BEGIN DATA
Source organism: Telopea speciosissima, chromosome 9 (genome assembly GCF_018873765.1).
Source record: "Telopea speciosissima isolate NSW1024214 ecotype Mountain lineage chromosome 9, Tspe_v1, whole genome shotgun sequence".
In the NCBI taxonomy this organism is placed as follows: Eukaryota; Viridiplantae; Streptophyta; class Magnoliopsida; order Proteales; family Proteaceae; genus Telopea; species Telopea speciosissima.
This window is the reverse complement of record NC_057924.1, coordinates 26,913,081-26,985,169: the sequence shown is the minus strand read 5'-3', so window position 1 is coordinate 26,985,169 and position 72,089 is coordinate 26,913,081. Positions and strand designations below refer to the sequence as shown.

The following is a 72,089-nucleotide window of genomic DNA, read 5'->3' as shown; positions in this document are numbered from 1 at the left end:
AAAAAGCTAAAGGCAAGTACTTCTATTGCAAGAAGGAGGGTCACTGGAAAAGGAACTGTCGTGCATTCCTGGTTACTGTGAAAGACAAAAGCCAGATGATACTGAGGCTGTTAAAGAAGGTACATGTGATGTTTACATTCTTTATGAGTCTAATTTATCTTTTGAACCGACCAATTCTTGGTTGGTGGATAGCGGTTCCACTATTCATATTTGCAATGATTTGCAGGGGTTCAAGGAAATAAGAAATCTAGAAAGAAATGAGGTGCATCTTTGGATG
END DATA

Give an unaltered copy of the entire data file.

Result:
Source organism: Telopea speciosissima, chromosome 9 (genome assembly GCF_018873765.1).
Source record: "Telopea speciosissima isolate NSW1024214 ecotype Mountain lineage chromosome 9, Tspe_v1, whole genome shotgun sequence".
In the NCBI taxonomy this organism is placed as follows: Eukaryota; Viridiplantae; Streptophyta; class Magnoliopsida; order Proteales; family Proteaceae; genus Telopea; species Telopea speciosissima.
This window is the reverse complement of record NC_057924.1, coordinates 26,913,081-26,985,169: the sequence shown is the minus strand read 5'-3', so window position 1 is coordinate 26,985,169 and position 72,089 is coordinate 26,913,081. Positions and strand designations below refer to the sequence as shown.

The following is a 72,089-nucleotide window of genomic DNA, read 5'->3' as shown; positions in this document are numbered from 1 at the left end:
AAAAAGCTAAAGGCAAGTACTTCTATTGCAAGAAGGAGGGTCACTGGAAAAGGAACTGTCGTGCATTCCTGGTTACTGTGAAAGACAAAAGCCAGATGATACTGAGGCTGTTAAAGAAGGTACATGTGATGTTTACATTCTTTATGAGTCTAATTTATCTTTTGAACCGACCAATTCTTGGTTGGTGGATAGCGGTTCCACTATTCATATTTGCAATGATTTGCAGGGGTTCAAGGAAATAAGAAATCTAGAAAGAAATGAGGTGCATCTTTGGATG